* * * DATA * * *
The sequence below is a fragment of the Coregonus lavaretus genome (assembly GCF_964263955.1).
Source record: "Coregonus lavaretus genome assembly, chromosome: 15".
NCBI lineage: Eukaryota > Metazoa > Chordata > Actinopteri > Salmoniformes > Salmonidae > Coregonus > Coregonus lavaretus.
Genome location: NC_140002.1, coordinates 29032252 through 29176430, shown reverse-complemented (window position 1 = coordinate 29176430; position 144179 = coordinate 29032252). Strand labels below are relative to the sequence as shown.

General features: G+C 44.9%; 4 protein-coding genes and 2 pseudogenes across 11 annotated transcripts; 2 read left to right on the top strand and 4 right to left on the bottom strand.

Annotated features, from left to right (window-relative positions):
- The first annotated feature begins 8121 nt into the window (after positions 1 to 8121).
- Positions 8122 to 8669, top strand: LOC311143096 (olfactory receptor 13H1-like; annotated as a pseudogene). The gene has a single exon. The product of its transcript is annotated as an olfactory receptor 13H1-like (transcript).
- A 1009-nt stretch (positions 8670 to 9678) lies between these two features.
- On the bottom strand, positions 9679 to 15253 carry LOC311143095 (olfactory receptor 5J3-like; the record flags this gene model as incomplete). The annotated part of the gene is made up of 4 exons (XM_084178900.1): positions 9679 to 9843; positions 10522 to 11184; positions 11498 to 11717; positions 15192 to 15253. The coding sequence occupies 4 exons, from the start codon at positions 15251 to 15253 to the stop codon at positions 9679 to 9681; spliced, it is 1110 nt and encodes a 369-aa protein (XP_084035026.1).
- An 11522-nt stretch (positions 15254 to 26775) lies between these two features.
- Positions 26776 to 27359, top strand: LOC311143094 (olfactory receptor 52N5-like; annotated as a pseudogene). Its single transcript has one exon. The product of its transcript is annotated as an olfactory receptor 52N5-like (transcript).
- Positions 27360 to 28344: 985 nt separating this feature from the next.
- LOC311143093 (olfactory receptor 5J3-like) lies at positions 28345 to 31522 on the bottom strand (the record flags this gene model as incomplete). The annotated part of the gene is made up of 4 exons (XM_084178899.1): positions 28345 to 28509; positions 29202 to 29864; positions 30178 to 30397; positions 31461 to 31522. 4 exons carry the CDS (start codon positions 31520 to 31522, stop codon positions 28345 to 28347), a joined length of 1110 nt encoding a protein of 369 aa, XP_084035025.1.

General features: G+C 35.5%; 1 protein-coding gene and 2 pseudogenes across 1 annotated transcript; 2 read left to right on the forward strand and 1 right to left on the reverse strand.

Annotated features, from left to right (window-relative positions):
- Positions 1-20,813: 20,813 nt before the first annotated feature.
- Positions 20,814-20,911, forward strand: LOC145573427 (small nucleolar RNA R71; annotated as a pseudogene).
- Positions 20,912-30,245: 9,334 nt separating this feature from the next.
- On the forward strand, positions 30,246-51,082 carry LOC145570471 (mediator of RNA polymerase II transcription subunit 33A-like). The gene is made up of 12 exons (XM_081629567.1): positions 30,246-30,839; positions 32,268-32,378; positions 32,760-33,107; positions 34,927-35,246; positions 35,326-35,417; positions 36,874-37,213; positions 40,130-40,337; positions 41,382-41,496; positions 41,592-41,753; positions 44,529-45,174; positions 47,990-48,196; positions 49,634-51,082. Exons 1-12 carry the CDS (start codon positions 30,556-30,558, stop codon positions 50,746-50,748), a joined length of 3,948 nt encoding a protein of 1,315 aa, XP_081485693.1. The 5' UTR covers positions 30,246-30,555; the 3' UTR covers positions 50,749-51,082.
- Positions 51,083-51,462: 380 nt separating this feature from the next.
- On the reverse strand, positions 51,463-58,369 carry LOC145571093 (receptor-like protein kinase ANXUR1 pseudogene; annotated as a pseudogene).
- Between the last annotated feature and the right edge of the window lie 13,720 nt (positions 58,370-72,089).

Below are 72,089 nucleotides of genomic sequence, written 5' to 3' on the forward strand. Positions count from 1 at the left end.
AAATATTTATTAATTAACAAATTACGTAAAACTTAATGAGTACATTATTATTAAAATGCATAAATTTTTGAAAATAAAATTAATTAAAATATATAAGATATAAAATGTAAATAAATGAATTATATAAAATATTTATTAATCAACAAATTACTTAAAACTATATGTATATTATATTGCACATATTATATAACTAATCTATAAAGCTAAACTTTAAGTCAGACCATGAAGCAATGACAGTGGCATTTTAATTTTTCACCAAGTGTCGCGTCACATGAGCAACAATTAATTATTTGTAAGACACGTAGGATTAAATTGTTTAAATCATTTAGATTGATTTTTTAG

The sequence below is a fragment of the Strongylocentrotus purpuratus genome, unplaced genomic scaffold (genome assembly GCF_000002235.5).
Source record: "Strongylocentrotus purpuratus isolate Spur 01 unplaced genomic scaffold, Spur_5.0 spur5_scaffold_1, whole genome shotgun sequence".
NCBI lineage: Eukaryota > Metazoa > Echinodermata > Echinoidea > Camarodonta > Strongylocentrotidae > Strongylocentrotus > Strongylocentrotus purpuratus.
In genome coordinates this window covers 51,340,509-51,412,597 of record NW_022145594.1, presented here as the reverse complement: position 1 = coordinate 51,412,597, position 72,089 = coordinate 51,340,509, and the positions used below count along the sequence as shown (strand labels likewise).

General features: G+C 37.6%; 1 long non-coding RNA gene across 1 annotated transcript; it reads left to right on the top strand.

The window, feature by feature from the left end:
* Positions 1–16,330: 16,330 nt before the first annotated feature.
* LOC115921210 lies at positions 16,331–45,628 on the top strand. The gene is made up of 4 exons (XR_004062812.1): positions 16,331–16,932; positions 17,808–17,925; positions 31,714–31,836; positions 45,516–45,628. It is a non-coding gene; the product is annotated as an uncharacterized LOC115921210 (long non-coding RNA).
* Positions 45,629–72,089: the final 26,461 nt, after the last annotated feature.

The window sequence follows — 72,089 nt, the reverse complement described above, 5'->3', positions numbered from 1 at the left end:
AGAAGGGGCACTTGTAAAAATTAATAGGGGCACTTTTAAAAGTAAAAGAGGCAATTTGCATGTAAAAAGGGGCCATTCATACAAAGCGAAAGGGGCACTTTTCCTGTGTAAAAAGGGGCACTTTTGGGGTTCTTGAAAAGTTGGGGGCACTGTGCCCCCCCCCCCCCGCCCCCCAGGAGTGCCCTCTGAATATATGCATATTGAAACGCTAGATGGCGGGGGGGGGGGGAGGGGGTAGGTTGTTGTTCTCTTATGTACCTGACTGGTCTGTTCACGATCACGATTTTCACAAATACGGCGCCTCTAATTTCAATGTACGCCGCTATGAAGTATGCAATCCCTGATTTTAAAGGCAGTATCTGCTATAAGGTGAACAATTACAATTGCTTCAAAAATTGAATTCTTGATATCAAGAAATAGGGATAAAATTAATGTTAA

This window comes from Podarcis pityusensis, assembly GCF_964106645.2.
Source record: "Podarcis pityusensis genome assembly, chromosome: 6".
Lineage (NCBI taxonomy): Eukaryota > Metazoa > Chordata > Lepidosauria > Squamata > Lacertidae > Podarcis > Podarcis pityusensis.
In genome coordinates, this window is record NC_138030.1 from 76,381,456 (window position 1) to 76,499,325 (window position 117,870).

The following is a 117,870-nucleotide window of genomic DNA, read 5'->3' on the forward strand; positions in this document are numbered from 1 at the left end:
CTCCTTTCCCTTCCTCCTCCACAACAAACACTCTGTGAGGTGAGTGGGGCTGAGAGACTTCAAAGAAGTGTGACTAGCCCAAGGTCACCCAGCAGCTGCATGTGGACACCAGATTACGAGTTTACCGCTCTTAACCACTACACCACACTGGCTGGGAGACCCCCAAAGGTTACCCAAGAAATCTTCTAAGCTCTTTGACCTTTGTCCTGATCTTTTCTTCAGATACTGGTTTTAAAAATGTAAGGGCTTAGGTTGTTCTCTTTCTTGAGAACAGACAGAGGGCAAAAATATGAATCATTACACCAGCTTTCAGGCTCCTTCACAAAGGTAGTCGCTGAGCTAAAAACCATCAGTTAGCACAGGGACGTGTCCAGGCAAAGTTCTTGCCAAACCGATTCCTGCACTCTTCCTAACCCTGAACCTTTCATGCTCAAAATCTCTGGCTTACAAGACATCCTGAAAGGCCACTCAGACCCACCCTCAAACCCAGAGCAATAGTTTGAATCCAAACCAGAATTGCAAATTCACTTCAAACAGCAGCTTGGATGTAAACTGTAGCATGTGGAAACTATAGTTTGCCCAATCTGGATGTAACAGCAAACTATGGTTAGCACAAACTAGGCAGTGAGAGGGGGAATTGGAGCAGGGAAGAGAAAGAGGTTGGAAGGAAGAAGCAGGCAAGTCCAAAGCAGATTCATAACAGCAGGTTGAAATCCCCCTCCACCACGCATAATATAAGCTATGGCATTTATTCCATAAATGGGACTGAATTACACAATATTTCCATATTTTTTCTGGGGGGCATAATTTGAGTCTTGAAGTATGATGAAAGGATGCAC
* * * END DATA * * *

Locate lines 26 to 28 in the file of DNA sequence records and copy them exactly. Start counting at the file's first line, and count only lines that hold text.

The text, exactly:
The sequence below is a fragment of the Strongylocentrotus purpuratus genome, unplaced genomic scaffold (genome assembly GCF_000002235.5).
Source record: "Strongylocentrotus purpuratus isolate Spur 01 unplaced genomic scaffold, Spur_5.0 spur5_scaffold_1, whole genome shotgun sequence".
NCBI lineage: Eukaryota > Metazoa > Echinodermata > Echinoidea > Camarodonta > Strongylocentrotidae > Strongylocentrotus > Strongylocentrotus purpuratus.